The rise of Islam fundamentalist as a terrorism threat to the Western world is in part thanks to the decades of insensitive and ignorant policies pursued by, principally, the US and, less evidently, the UK. We planted the seeds of our current problems a long time ago. For example, Mr. bin Laden's hatred towards the US and the West was initially the result of the US's insistence on having an air base in Saudi Arabia and similarly stationing of troops inside Saudi soil... This ultimately led to the evil events which took place on September 11th, 2001. In effect, we created our own problems by being insensitive to Arab concerns and sensitivities and now we're playing price for it.

Don't try to mix the two of them together. Saddam's regime is not religious nor fundamentalist as it was essentially secular. He only played the Islam card when he needed Arab support. From what I can understand, al Qaeda can't stand Saddam either because of he isn't religious enough. You can't simply mix the two together. The simplistic case made by the US administration is misleading. What is Saddam's enemy and what is al Qaeda's enemy doesn't make them bed-fellows. Hence there's no tangible links between al Qaeda and Iraq before the war. However, now that Saddam is not around to run the show anymore, al Qaeda is free to roam the country to whip up anti-Western feelings.

What's better?

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October 10, 2003

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Are you suggesting we invade every country that may provide WOMD to terrorists? If this is the case, what on earth did we invade Iraq for? There are far more relevant countries to invade if this is the reason.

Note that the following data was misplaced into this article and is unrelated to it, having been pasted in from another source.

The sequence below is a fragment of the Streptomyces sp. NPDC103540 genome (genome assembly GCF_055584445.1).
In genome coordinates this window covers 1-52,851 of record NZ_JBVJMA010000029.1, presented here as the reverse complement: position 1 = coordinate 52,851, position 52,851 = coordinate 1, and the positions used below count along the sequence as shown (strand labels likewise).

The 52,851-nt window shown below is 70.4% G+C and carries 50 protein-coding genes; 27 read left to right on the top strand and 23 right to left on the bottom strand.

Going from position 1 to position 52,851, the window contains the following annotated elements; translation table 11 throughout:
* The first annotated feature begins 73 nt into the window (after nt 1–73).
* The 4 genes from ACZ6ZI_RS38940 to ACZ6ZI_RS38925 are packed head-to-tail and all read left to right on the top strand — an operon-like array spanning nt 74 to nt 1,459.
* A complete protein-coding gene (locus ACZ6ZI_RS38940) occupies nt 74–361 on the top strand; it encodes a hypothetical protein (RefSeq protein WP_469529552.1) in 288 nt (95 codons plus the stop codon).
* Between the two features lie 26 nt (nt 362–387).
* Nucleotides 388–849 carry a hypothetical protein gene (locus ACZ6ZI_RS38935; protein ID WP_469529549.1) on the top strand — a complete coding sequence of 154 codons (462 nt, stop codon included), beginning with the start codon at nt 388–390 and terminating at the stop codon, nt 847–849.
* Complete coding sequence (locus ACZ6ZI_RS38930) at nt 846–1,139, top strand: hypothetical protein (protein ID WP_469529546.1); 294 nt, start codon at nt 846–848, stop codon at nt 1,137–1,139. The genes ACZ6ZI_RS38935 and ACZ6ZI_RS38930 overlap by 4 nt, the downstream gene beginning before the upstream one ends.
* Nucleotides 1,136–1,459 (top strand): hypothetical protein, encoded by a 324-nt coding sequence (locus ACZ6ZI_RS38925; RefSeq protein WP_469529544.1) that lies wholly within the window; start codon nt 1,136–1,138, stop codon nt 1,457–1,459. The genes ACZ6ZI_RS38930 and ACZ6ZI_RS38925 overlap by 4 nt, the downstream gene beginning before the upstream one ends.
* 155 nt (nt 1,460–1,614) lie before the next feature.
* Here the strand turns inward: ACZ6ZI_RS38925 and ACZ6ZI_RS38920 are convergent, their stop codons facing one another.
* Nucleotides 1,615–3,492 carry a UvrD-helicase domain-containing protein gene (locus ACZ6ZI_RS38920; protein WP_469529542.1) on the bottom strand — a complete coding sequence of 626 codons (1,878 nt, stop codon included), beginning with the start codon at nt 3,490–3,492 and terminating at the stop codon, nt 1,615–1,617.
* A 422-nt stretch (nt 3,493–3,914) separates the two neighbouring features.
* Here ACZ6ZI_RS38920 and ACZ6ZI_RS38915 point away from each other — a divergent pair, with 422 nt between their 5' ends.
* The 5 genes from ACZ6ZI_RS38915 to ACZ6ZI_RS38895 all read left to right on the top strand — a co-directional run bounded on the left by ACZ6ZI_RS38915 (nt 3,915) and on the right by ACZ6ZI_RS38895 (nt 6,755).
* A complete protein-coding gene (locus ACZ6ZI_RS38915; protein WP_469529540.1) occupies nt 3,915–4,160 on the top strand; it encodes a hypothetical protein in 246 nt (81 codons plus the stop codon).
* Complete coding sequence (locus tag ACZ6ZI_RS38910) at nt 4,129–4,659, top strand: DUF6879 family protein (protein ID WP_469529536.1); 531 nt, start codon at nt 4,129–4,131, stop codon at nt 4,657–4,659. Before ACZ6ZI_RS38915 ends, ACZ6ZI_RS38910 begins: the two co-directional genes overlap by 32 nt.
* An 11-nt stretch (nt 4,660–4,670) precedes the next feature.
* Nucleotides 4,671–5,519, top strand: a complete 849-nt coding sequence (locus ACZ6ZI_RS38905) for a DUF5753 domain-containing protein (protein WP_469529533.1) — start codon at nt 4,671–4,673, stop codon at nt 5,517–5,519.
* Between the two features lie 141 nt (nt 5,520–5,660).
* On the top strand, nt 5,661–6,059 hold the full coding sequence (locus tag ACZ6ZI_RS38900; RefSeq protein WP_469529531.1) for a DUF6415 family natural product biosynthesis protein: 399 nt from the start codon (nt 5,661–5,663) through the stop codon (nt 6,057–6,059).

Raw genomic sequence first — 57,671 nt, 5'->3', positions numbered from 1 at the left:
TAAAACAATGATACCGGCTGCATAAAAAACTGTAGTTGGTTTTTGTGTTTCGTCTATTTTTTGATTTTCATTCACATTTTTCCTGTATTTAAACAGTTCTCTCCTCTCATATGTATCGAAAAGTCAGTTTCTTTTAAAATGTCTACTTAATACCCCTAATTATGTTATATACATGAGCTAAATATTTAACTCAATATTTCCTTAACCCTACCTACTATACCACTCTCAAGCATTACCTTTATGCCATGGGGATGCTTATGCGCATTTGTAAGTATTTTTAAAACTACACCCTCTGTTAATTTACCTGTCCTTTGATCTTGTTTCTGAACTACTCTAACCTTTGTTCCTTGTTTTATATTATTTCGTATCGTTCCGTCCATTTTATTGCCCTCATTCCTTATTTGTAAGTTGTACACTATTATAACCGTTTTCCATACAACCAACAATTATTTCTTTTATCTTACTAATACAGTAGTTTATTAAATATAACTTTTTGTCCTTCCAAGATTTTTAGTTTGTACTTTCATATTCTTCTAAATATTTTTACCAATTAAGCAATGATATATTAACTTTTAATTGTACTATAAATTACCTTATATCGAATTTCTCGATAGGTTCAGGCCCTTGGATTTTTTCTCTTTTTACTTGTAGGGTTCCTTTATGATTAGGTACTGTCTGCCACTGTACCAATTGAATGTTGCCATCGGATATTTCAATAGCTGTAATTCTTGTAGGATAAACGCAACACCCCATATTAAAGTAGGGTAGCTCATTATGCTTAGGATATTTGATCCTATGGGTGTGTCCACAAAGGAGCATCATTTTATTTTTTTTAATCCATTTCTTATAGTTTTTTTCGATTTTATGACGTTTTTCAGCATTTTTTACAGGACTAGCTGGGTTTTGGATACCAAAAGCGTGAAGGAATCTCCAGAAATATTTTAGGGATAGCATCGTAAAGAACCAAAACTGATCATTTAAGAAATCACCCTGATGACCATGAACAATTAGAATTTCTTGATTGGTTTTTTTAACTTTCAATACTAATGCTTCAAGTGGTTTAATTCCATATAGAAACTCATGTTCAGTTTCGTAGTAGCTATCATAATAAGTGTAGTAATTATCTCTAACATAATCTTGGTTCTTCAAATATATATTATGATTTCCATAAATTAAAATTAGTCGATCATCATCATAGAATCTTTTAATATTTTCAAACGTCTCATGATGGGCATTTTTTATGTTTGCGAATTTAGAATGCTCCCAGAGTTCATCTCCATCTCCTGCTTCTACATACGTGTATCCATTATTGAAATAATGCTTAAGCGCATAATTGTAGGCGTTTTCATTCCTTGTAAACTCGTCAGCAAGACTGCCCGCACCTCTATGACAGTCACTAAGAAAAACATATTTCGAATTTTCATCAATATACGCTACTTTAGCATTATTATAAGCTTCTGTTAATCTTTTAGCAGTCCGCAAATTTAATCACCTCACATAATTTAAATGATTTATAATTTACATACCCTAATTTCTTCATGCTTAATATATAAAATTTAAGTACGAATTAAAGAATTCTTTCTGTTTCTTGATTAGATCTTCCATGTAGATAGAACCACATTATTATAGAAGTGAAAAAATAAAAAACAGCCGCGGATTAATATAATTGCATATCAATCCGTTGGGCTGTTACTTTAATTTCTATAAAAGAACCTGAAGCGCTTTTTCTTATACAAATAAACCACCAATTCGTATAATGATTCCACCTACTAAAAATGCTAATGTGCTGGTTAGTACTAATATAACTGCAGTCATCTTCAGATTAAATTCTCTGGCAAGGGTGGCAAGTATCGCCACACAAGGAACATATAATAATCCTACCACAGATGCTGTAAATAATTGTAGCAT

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I'm not sure if any country has actually provided any WMD to terrorists, not as far as I know anyway... However, I see you point.

I think it is more appropriate to look at 'invading countries that have supplied weapon systems to rogue states' (to use a 80s term). In that case, the first country to be invaded should be the US, closely followed by the UK, then China, France, Russia - that's all permanent members of the UN security council!! And they're also the holders of over 95% of the world WDM!

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October 24, 2003

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Where are the WMD's by the way? Not heard a lot more about this since the apparent discovery of WMD's? Maybe it was just a tube of toothpaste but cos it was in arabic it looked like Anthrax????
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The more probable truth is (and I hate not to disappoint those war-mongers among us) - there is NONE!! Wake up! Smell the coffee!! There is no WMD in Iraq... Of course, I stand to be corrected, but if the intelligence might of the US can't find any after 6 months, I very much doubt they'd ever find any.

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October 25, 2003

Is it not true that the only reason why the UN never delivered mandatory solutions on Israel is because the US will veto them if it was ever tabled. Additionally, no many countries on the UN Security Council, permanent members or otherwise, will want to cross the US these days.

We all know that Saddam had WMD up to 2000 when the UN Weapon Inspectors last went to Iraq. However, I think Saddam has somehow gotten rid of these WMDs between 2000 and 2002 (or 2003). Remember that weapons dossier that the Iraqis delivered to the UN in December 2002? Well, it said it has nothing and how the victors are pretty much finding nothing... I have to agree that the fact that few people were prepare to believe them was due to the number of times Saddam and his regime crossed the line. However, so far, it would appear that Saddam was telling the truth.

Don't forget, it does Iraq no favors to admit that it has no WMD - it makes the country look weak. Saddam's regime is not based on religion nor nationalism, it was based on fear - fear of people living within it and fear of people living around it. To actually admit on an international stage that it has no WMD sends out all the wrong signals to Iraq's enemies - the country suddenly looks like an empty shell (which was what it was). Saddam's standing amongst Arab leaders will be diminished and that's something Saddam couldn't and probably wouldn't be able to handle.